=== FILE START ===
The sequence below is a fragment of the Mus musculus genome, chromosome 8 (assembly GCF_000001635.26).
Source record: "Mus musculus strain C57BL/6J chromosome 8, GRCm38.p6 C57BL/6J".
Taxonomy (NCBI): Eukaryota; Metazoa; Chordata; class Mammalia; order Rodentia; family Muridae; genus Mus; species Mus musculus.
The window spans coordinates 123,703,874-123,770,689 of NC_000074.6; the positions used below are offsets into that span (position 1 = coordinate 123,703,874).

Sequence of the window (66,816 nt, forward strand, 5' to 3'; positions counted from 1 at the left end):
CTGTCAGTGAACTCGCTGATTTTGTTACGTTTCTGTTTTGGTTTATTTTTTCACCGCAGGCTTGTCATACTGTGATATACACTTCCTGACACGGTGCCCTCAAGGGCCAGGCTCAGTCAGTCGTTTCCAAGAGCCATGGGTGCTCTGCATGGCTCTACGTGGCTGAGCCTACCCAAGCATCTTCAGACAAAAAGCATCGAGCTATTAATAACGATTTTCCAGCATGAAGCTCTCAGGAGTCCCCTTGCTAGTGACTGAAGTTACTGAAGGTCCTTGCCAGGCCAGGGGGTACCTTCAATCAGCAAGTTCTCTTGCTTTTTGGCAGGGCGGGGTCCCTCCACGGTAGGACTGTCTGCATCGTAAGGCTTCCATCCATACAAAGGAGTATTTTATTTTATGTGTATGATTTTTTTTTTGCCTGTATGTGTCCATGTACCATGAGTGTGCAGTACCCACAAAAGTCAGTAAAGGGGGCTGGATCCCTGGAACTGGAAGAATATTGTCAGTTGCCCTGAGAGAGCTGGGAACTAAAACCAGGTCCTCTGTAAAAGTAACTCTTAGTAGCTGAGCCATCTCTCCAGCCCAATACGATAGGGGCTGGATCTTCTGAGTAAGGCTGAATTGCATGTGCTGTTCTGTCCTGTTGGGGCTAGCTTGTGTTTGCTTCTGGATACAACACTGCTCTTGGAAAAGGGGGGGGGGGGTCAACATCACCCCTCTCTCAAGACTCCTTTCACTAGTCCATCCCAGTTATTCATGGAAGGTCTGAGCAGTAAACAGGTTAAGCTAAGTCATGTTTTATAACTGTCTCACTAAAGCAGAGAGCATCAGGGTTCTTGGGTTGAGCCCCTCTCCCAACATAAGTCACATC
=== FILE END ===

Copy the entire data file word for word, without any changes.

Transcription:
The sequence below is a fragment of the Mus musculus genome, chromosome 8 (assembly GCF_000001635.26).
Source record: "Mus musculus strain C57BL/6J chromosome 8, GRCm38.p6 C57BL/6J".
Taxonomy (NCBI): Eukaryota; Metazoa; Chordata; class Mammalia; order Rodentia; family Muridae; genus Mus; species Mus musculus.
The window spans coordinates 123,703,874-123,770,689 of NC_000074.6; the positions used below are offsets into that span (position 1 = coordinate 123,703,874).

Sequence of the window (66,816 nt, forward strand, 5' to 3'; positions counted from 1 at the left end):
CTGTCAGTGAACTCGCTGATTTTGTTACGTTTCTGTTTTGGTTTATTTTTTCACCGCAGGCTTGTCATACTGTGATATACACTTCCTGACACGGTGCCCTCAAGGGCCAGGCTCAGTCAGTCGTTTCCAAGAGCCATGGGTGCTCTGCATGGCTCTACGTGGCTGAGCCTACCCAAGCATCTTCAGACAAAAAGCATCGAGCTATTAATAACGATTTTCCAGCATGAAGCTCTCAGGAGTCCCCTTGCTAGTGACTGAAGTTACTGAAGGTCCTTGCCAGGCCAGGGGGTACCTTCAATCAGCAAGTTCTCTTGCTTTTTGGCAGGGCGGGGTCCCTCCACGGTAGGACTGTCTGCATCGTAAGGCTTCCATCCATACAAAGGAGTATTTTATTTTATGTGTATGATTTTTTTTTTGCCTGTATGTGTCCATGTACCATGAGTGTGCAGTACCCACAAAAGTCAGTAAAGGGGGCTGGATCCCTGGAACTGGAAGAATATTGTCAGTTGCCCTGAGAGAGCTGGGAACTAAAACCAGGTCCTCTGTAAAAGTAACTCTTAGTAGCTGAGCCATCTCTCCAGCCCAATACGATAGGGGCTGGATCTTCTGAGTAAGGCTGAATTGCATGTGCTGTTCTGTCCTGTTGGGGCTAGCTTGTGTTTGCTTCTGGATACAACACTGCTCTTGGAAAAGGGGGGGGGGGGTCAACATCACCCCTCTCTCAAGACTCCTTTCACTAGTCCATCCCAGTTATTCATGGAAGGTCTGAGCAGTAAACAGGTTAAGCTAAGTCATGTTTTATAACTGTCTCACTAAAGCAGAGAGCATCAGGGTTCTTGGGTTGAGCCCCTCTCCCAACATAAGTCACATC